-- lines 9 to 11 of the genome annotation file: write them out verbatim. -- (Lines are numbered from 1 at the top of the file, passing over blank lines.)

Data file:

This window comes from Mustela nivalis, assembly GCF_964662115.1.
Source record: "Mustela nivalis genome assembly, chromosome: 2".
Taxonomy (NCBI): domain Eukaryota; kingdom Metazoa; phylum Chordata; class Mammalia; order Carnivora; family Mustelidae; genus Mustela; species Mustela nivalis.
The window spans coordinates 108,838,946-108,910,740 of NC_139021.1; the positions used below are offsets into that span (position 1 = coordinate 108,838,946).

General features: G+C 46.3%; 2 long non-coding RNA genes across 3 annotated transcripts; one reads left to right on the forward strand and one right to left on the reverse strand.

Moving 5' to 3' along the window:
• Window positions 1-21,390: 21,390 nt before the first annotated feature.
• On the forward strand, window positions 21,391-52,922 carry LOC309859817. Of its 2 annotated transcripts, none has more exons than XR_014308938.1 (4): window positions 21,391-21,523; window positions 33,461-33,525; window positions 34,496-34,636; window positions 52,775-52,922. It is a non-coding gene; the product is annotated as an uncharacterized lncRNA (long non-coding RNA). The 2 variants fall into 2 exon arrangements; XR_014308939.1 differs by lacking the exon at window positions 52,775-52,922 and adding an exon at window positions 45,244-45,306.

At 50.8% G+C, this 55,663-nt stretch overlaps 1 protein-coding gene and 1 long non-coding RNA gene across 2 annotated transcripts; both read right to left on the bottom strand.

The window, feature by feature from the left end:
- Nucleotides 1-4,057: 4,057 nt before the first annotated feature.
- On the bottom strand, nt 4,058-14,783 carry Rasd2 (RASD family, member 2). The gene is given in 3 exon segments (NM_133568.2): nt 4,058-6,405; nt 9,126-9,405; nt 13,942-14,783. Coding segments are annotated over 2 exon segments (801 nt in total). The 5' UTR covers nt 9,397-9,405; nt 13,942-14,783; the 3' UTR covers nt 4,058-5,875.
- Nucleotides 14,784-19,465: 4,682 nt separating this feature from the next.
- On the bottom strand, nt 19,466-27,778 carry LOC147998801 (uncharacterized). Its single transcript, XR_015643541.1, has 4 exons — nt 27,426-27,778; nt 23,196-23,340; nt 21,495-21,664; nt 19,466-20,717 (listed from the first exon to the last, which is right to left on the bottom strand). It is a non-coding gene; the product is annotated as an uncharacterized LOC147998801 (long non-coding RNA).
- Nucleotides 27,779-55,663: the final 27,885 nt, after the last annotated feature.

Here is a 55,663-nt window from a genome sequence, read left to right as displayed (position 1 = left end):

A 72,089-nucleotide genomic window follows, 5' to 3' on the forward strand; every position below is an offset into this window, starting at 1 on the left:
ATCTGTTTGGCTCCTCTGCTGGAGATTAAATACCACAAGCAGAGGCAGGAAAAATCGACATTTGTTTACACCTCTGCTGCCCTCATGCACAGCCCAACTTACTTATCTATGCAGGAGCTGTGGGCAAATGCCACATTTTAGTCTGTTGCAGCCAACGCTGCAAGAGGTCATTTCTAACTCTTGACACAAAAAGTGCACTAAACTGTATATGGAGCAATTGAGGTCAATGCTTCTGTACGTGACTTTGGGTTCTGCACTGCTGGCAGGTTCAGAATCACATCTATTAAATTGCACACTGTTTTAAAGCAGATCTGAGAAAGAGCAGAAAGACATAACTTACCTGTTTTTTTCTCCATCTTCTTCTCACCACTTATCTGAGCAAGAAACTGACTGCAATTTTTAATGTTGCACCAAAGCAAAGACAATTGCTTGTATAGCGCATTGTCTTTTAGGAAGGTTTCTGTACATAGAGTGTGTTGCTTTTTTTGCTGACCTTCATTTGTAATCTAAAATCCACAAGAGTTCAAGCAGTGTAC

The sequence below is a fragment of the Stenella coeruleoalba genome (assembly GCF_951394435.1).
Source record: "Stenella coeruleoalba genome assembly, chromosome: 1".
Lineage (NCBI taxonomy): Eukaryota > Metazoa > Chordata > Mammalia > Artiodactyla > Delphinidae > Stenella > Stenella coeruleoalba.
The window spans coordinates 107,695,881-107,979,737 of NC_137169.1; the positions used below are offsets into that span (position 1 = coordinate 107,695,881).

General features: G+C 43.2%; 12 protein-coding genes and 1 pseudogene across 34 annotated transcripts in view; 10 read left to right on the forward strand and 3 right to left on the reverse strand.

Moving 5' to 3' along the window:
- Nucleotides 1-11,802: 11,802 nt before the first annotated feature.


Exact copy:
At 50.8% G+C, this 55,663-nt stretch overlaps 1 protein-coding gene and 1 long non-coding RNA gene across 2 annotated transcripts; both read right to left on the bottom strand.

The window, feature by feature from the left end:
- Nucleotides 1-4,057: 4,057 nt before the first annotated feature.